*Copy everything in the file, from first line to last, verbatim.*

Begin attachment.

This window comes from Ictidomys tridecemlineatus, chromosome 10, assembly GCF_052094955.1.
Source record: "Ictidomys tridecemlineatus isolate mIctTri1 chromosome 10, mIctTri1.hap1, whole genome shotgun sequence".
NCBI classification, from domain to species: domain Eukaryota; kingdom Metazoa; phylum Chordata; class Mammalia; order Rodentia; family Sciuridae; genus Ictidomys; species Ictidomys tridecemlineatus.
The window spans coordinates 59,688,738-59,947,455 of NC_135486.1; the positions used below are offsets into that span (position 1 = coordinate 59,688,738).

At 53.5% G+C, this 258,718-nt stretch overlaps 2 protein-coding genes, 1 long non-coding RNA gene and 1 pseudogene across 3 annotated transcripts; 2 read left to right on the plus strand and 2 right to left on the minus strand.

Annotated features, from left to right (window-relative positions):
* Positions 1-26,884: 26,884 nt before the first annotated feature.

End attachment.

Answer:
This window comes from Ictidomys tridecemlineatus, chromosome 10, assembly GCF_052094955.1.
Source record: "Ictidomys tridecemlineatus isolate mIctTri1 chromosome 10, mIctTri1.hap1, whole genome shotgun sequence".
NCBI classification, from domain to species: domain Eukaryota; kingdom Metazoa; phylum Chordata; class Mammalia; order Rodentia; family Sciuridae; genus Ictidomys; species Ictidomys tridecemlineatus.
The window spans coordinates 59,688,738-59,947,455 of NC_135486.1; the positions used below are offsets into that span (position 1 = coordinate 59,688,738).

At 53.5% G+C, this 258,718-nt stretch overlaps 2 protein-coding genes, 1 long non-coding RNA gene and 1 pseudogene across 3 annotated transcripts; 2 read left to right on the plus strand and 2 right to left on the minus strand.

Annotated features, from left to right (window-relative positions):
* Positions 1-26,884: 26,884 nt before the first annotated feature.